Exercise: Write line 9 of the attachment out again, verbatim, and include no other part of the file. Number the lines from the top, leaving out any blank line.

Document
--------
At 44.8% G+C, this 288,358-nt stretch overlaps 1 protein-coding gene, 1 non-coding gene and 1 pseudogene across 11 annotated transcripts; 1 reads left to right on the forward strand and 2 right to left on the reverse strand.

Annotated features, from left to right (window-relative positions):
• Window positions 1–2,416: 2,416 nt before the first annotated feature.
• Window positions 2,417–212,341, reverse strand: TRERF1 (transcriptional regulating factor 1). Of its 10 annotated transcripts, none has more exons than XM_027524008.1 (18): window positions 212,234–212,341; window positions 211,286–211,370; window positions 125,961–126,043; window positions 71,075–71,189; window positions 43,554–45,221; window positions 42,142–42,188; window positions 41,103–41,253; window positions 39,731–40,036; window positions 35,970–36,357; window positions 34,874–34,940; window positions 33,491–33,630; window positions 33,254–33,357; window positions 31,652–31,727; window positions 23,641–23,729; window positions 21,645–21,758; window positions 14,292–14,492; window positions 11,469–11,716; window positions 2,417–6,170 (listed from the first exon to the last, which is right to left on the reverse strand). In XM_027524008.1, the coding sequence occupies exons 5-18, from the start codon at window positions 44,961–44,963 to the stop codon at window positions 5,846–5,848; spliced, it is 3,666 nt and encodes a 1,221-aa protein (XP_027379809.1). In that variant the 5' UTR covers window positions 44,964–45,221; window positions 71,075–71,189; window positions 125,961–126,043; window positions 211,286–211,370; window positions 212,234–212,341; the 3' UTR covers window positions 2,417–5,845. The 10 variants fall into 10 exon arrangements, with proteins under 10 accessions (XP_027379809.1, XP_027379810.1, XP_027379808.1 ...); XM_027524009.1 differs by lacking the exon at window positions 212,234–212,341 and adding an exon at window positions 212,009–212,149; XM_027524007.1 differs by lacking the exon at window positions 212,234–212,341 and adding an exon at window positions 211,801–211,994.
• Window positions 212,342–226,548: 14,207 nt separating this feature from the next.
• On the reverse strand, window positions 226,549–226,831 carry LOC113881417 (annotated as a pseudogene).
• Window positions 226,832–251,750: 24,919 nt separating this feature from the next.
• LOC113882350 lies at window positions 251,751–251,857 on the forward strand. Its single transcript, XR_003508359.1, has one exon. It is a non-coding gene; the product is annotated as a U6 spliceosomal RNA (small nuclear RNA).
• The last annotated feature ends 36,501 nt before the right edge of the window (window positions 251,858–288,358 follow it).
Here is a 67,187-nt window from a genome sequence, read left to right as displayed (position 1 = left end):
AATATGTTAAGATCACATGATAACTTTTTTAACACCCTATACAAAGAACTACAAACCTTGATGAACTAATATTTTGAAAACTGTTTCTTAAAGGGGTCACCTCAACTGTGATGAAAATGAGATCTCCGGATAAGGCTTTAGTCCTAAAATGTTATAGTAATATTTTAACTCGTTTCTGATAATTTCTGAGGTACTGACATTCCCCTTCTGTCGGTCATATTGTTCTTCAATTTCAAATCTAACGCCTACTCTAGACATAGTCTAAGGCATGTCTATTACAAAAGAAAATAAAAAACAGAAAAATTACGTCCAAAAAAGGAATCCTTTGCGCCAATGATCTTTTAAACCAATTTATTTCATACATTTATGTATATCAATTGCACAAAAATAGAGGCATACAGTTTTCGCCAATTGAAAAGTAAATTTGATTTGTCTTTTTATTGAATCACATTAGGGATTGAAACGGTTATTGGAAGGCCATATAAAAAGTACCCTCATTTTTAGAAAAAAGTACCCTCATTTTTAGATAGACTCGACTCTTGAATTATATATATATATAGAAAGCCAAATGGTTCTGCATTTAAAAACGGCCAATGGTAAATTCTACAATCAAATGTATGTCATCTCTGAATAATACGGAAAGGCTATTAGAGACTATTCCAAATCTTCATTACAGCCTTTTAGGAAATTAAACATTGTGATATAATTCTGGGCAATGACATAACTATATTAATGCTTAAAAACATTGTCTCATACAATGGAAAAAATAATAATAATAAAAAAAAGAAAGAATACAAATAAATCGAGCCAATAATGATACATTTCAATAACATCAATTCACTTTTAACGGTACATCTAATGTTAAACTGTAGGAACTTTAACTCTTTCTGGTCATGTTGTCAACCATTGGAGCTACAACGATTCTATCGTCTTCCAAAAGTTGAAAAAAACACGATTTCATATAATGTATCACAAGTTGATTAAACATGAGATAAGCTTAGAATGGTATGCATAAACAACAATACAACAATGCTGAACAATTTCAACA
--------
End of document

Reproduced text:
• The last annotated feature ends 36,501 nt before the right edge of the window (window positions 251,858–288,358 follow it).